Our article “New Insights into Rental Housing Markets across the United States: Web Scraping and Analyzing Craigslist Rental Listings” is finally appearing in print in the Journal of Planning Education and Research‘s forthcoming winter issue. We collected, validated, and analyzed 11 million Craigslist rental listings to discover fine-grained patterns across metropolitan housing markets in the United States.
I co-authored a chapter in the new bookUntapped: Exploring the Cultural Dimensions of Craft Beer with the estimable Jesus Barajas and Julie Wartell. Our chapter is titled “Neighborhood Change, One Pint at a Time” and it explores the relationship between craft breweries, urban planning and policy, and gentrification.
We found that many cities have changed their zoning codes recently (and even offer subsidies) to make it easier to establish craft breweries and brewpubs, with the goal of economic development. There’s a strong narrative (and anecdotal evidence) of craft breweries “revitalizing” neglected neighborhoods. New breweries often seek inexpensive industrial spaces in close proximity to urban centers and residential districts. In turn, they serve as anchor institutions that appeal to whiter, wealthier, and more educated demographic groups. Many craft brewers explicitly see themselves as agents of neighborhood revitalization and “committed urbanists.” The brewers we interviewed uniformly stated that neighborhood character was an important or even primary reason for their location choice, and many referred to themselves as pioneers and catalysts in neglected historic neighborhoods.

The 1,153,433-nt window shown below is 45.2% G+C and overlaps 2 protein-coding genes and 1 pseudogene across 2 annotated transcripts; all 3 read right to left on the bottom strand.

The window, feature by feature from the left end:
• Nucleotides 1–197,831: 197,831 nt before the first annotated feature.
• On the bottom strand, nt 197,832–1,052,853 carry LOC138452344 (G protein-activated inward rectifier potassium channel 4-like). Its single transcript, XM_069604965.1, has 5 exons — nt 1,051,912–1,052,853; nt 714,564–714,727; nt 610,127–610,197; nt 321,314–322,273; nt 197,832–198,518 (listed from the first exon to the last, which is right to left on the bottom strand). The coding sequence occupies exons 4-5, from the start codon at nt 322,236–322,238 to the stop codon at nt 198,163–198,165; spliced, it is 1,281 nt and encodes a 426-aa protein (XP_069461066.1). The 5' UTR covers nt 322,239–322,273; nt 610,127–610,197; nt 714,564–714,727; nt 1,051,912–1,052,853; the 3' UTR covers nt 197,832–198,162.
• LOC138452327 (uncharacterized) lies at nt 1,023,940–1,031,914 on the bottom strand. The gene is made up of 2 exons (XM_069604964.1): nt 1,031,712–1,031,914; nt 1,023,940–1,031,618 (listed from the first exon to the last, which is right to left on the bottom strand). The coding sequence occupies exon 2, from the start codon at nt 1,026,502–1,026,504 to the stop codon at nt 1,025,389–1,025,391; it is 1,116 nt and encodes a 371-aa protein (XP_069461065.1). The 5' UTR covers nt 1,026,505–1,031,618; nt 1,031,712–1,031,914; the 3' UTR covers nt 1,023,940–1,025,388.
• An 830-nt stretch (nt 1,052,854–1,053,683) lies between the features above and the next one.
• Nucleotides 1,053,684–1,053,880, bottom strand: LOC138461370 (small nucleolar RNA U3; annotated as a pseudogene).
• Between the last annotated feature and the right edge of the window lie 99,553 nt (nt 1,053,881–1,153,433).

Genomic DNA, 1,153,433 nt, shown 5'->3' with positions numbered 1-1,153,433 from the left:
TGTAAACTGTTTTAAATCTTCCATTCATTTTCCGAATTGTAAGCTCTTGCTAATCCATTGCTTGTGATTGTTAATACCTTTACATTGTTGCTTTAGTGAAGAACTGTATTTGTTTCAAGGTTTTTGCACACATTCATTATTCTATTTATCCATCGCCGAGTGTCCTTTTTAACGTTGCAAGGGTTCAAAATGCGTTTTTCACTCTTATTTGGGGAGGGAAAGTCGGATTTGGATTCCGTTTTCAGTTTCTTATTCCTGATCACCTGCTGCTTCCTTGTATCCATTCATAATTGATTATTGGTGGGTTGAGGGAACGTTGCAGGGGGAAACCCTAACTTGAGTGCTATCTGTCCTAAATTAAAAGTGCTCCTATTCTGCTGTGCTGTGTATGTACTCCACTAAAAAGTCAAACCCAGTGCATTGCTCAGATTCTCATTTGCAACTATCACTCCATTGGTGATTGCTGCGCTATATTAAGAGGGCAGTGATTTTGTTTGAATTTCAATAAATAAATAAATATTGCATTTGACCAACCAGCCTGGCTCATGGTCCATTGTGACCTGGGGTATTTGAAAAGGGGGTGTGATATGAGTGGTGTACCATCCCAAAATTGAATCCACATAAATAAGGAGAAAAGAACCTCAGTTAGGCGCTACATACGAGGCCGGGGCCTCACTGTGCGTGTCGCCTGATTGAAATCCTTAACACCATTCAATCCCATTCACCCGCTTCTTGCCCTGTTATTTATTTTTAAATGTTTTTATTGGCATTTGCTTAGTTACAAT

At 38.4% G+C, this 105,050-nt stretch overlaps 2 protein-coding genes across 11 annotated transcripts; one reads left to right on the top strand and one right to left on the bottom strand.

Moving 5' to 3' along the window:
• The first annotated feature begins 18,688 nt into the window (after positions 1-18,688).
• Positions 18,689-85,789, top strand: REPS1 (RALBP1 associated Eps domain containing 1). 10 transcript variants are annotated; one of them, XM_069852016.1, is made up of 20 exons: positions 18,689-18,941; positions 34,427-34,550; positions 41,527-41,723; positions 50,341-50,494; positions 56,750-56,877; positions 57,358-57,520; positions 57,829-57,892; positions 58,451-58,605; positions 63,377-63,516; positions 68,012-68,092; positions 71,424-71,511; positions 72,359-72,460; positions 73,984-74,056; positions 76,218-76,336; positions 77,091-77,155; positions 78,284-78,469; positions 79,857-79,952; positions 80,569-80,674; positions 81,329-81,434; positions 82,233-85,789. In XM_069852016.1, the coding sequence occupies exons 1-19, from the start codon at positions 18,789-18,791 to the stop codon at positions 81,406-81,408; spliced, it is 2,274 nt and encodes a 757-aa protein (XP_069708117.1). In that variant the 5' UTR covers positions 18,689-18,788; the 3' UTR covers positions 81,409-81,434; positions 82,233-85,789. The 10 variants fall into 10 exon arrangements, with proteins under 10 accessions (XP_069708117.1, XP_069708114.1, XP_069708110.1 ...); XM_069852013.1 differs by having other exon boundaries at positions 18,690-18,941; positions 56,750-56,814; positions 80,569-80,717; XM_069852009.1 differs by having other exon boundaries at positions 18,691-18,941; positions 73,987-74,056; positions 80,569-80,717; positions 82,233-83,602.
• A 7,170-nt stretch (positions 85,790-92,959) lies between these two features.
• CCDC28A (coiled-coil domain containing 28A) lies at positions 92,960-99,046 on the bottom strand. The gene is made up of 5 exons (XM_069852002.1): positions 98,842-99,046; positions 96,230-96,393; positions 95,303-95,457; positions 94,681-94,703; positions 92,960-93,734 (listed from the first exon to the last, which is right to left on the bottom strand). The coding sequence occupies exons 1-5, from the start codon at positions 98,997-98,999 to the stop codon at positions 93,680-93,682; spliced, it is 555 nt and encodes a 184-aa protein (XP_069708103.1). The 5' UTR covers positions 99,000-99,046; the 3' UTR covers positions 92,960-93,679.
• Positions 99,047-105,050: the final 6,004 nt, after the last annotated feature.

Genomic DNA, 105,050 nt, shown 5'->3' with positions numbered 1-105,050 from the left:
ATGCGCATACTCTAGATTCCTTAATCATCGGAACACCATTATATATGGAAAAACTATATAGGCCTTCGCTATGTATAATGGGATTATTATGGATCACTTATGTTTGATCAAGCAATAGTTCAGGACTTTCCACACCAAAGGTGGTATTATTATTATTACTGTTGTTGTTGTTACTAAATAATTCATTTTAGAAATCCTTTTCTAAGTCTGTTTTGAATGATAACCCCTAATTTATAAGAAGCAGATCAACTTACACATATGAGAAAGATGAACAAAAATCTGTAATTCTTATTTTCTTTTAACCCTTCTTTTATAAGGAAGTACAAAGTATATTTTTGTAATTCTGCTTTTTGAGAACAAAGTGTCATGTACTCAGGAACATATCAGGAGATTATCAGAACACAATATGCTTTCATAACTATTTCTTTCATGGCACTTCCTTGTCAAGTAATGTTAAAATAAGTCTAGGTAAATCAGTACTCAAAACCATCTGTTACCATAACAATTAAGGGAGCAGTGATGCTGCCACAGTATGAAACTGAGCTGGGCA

This is a summary of our JPER journal article (available here) about Craigslist rental listings’ insights into U.S. housing markets.
Rentals make up a significant portion of the U.S. housing market, but much of this market activity is poorly understood due to its informal characteristics and historically minimal data trail. The UC Berkeley Urban Analytics Lab collected, validated, and analyzed 11 million Craigslist rental listings to discover fine-grained patterns across metropolitan housing markets in the United States. I’ll summarize our findings below and explain the methodology at the bottom.
But first, 4 key takeaways:
There are incredibly few rental units below fair market rent in the hottest housing markets. Some metro areas like New York and Boston have only single-digit percentages of Craigslist rental listings below fair market rent. That’s really low.
This problem doesn’t exclusively affect the poor: the share of its income that the typical household would spend on the typical rent in cities like New York and San Francisco exceeds the threshold for “rent burden.”
Rents are more “compressed” in soft markets. For example, in Detroit, most of the listed units are concentrated within a very narrow band of rent/ft² values, but in San Francisco rents are much more dispersed. Housing vouchers may end up working very differently in high-cost vs low-cost areas.
Craigslist listings correspond reasonably well with Dept of Housing and Urban Development (HUD) estimates, but provide up-to-date data including unit characteristics, from neighborhood to national scales. For example, we can see how rents are changing, neighborhood by neighborhood, in San Francisco in a given month.
Which U.S. cities are the most expensive for rental housing? Where are rents rising the fastest? The American Community Survey (ACS) recently released its latest batch of 1-year data and I analyzed, mapped, and visualized it. My methodology is below, and my code and data are in this GitHub repo.
This interactive map shows median rents across the U.S. for every metro/micropolitan area. Click any one for details on population, rent, and change over time. Click “switch” to re-draw the map to visualize how median rents have risen since 2010:
Our paper on collecting and analyzing U.S. housing rental markets through Craigslist rental listings has been accepted for publication by the Journal of Planning Education and Research. Check out the article here. This map of rental listings in the contiguous U.S. is divided into quintiles by rent per square foot: